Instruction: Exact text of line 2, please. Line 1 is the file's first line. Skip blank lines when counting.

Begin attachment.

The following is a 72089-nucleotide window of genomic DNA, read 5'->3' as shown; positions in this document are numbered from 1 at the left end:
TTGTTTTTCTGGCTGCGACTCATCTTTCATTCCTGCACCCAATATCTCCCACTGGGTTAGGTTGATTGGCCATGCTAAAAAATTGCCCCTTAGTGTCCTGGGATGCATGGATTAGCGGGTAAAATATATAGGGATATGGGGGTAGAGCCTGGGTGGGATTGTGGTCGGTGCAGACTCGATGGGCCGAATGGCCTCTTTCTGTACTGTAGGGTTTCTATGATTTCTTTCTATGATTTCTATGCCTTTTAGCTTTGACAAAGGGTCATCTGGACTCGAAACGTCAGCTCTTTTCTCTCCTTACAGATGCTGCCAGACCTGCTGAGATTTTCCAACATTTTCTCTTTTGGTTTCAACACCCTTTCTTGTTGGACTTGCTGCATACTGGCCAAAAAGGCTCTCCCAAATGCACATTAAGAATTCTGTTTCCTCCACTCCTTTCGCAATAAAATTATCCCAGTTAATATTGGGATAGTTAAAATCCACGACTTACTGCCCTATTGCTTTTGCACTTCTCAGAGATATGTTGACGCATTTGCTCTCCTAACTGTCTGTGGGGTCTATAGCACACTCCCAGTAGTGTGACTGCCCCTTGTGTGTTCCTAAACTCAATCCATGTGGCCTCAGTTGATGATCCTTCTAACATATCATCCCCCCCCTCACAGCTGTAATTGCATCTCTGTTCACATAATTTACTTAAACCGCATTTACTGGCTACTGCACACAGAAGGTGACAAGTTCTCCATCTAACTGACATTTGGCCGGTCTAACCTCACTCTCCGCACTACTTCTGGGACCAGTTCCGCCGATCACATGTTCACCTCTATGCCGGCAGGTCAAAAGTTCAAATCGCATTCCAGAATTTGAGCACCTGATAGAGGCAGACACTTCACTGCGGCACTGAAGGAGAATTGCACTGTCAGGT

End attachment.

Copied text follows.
TTGTTTTTCTGGCTGCGACTCATCTTTCATTCCTGCACCCAATATCTCCCACTGGGTTAGGTTGATTGGCCATGCTAAAAAATTGCCCCTTAGTGTCCTGGGATGCATGGATTAGCGGGTAAAATATATAGGGATATGGGGGTAGAGCCTGGGTGGGATTGTGGTCGGTGCAGACTCGATGGGCCGAATGGCCTCTTTCTGTACTGTAGGGTTTCTATGATTTCTTTCTATGATTTCTATGCCTTTTAGCTTTGACAAAGGGTCATCTGGACTCGAAACGTCAGCTCTTTTCTCTCCTTACAGATGCTGCCAGACCTGCTGAGATTTTCCAACATTTTCTCTTTTGGTTTCAACACCCTTTCTTGTTGGACTTGCTGCATACTGGCCAAAAAGGCTCTCCCAAATGCACATTAAGAATTCTGTTTCCTCCACTCCTTTCGCAATAAAATTATCCCAGTTAATATTGGGATAGTTAAAATCCACGACTTACTGCCCTATTGCTTTTGCACTTCTCAGAGATATGTTGACGCATTTGCTCTCCTAACTGTCTGTGGGGTCTATAGCACACTCCCAGTAGTGTGACTGCCCCTTGTGTGTTCCTAAACTCAATCCATGTGGCCTCAGTTGATGATCCTTCTAACATATCATCCCCCCCCTCACAGCTGTAATTGCATCTCTGTTCACATAATTTACTTAAACCGCATTTACTGGCTACTGCACACAGAAGGTGACAAGTTCTCCATCTAACTGACATTTGGCCGGTCTAACCTCACTCTCCGCACTACTTCTGGGACCAGTTCCGCCGATCACATGTTCACCTCTATGCCGGCAGGTCAAAAGTTCAAATCGCATTCCAGAATTTGAGCACCTGATAGAGGCAGACACTTCACTGCGGCACTGAAGGAGAATTGCACTGTCAGGT